November 5, 2015

ON THE UPSIDE, THIS OUTDATED DOCTRINE WEAKENS TRADITIONAL MEDIA RELATIVE TO NEW MEDIA: The Donald On ‘SNL’: Equal Time Isn’t Needed; The FCC rule was meant to foster debate, but today is more likely to chill it.

The Radio Act of 1927 created the equal-time doctrine when airtime was a scarce commodity, so important for electoral success that federal regulation was deemed the only way to protect the public interest.

Lawmakers’ intention was to foster debate. But in practice the doctrine often has the opposite effect. In 1952, for example, the criteria to qualify under the equal-time doctrine were so broad that they covered presidential candidates from 16 minor political parties. That meant stations could not give time to Democrats or Republicans without potentially providing the same amount of time to candidates from the Socialist Party or the Prohibition Party. As a result, broadcasters shied away from political candidates.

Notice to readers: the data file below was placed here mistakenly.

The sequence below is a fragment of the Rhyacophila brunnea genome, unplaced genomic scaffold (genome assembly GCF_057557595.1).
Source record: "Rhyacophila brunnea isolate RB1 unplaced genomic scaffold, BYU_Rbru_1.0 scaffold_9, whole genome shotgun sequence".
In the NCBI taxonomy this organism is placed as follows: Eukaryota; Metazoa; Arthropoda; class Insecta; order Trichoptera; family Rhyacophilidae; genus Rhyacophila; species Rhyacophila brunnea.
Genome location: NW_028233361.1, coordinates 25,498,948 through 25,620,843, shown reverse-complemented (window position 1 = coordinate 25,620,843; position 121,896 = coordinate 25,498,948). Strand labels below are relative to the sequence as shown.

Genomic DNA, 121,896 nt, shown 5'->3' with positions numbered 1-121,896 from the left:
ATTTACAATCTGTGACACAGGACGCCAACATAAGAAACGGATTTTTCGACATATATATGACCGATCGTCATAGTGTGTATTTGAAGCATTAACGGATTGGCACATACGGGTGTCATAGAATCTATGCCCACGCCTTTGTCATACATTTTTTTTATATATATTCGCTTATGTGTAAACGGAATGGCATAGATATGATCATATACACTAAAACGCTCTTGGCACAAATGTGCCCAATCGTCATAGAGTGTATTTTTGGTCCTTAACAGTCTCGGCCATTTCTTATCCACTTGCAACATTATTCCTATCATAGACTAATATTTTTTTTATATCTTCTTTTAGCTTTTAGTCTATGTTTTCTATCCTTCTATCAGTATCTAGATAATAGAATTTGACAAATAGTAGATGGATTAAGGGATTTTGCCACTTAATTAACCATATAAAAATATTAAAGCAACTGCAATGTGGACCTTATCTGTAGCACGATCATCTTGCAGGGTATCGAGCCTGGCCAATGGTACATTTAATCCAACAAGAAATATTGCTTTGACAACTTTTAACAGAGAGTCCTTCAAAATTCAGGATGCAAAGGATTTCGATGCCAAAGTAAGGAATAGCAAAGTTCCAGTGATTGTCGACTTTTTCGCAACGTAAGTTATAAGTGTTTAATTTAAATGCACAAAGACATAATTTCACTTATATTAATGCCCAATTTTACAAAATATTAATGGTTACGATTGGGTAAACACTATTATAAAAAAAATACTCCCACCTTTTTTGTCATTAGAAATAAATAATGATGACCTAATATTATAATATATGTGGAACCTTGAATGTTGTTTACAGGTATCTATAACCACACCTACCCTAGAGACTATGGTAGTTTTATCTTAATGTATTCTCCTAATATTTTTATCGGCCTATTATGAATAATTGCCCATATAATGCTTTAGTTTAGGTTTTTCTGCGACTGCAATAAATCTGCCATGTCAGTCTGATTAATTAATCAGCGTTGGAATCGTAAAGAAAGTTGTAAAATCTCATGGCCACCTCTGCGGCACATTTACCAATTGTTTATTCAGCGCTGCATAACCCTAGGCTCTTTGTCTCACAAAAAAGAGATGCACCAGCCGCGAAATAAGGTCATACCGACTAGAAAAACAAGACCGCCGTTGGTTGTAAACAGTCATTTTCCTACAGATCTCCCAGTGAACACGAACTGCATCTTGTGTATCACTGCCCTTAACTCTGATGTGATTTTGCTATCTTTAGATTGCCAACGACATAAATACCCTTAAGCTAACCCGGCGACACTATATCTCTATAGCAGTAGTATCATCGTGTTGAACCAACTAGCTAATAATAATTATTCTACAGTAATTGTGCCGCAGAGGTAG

Congress noticed, and by 1959 it had adopted exceptions to the doctrine. Among them, “bona fide news” broadcasts or documentaries wouldn’t trigger equal-time obligations.

At first the FCC maintained that political debates would still trigger equal-time requirements. To ensure that the Nixon-Kennedy debates could be broadcast without worry that stations would be forced to trot out every also-ran, Congress temporarily suspended the doctrine in 1960. The FCC would later “revise” its equal-time interpretation and conclude that political debates were “bona fide news events.”

Over the years the FCC has continued to broaden exceptions to allow political candidates more leeway. Candidate appearances on “The Tonight Show” starring Johnny Carson or “The Late Show” with Stephen Colbert have also been categorized as bona fide news events.

Perhaps the GOP should start demanding stricter enforcement. . . .

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